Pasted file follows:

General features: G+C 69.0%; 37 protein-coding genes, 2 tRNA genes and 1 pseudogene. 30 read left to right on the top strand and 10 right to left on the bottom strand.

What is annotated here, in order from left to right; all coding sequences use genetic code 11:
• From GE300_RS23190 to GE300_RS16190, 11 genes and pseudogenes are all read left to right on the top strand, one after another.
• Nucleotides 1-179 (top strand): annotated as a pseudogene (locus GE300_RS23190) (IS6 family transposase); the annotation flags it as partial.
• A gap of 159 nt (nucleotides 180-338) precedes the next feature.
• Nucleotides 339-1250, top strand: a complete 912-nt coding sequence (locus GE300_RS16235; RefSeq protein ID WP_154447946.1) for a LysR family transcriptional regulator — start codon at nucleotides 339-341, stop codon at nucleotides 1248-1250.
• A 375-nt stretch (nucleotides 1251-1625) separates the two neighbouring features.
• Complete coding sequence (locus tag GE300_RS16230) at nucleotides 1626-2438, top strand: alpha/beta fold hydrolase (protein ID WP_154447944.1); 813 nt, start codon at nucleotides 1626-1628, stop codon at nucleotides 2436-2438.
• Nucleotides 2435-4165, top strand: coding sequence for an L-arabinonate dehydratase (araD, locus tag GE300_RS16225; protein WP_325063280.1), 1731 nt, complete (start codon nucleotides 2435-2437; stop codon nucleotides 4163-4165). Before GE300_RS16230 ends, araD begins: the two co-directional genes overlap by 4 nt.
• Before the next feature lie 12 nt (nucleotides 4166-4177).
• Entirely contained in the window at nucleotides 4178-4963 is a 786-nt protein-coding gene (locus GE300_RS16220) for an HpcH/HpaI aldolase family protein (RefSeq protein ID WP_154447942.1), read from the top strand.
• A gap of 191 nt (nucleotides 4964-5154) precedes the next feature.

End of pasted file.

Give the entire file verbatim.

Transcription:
General features: G+C 69.0%; 37 protein-coding genes, 2 tRNA genes and 1 pseudogene. 30 read left to right on the top strand and 10 right to left on the bottom strand.

What is annotated here, in order from left to right; all coding sequences use genetic code 11:
• From GE300_RS23190 to GE300_RS16190, 11 genes and pseudogenes are all read left to right on the top strand, one after another.
• Nucleotides 1-179 (top strand): annotated as a pseudogene (locus GE300_RS23190) (IS6 family transposase); the annotation flags it as partial.
• A gap of 159 nt (nucleotides 180-338) precedes the next feature.
• Nucleotides 339-1250, top strand: a complete 912-nt coding sequence (locus GE300_RS16235; RefSeq protein ID WP_154447946.1) for a LysR family transcriptional regulator — start codon at nucleotides 339-341, stop codon at nucleotides 1248-1250.
• A 375-nt stretch (nucleotides 1251-1625) separates the two neighbouring features.
• Complete coding sequence (locus tag GE300_RS16230) at nucleotides 1626-2438, top strand: alpha/beta fold hydrolase (protein ID WP_154447944.1); 813 nt, start codon at nucleotides 1626-1628, stop codon at nucleotides 2436-2438.
• Nucleotides 2435-4165, top strand: coding sequence for an L-arabinonate dehydratase (araD, locus tag GE300_RS16225; protein WP_325063280.1), 1731 nt, complete (start codon nucleotides 2435-2437; stop codon nucleotides 4163-4165). Before GE300_RS16230 ends, araD begins: the two co-directional genes overlap by 4 nt.
• Before the next feature lie 12 nt (nucleotides 4166-4177).
• Entirely contained in the window at nucleotides 4178-4963 is a 786-nt protein-coding gene (locus GE300_RS16220) for an HpcH/HpaI aldolase family protein (RefSeq protein ID WP_154447942.1), read from the top strand.
• A gap of 191 nt (nucleotides 4964-5154) precedes the next feature.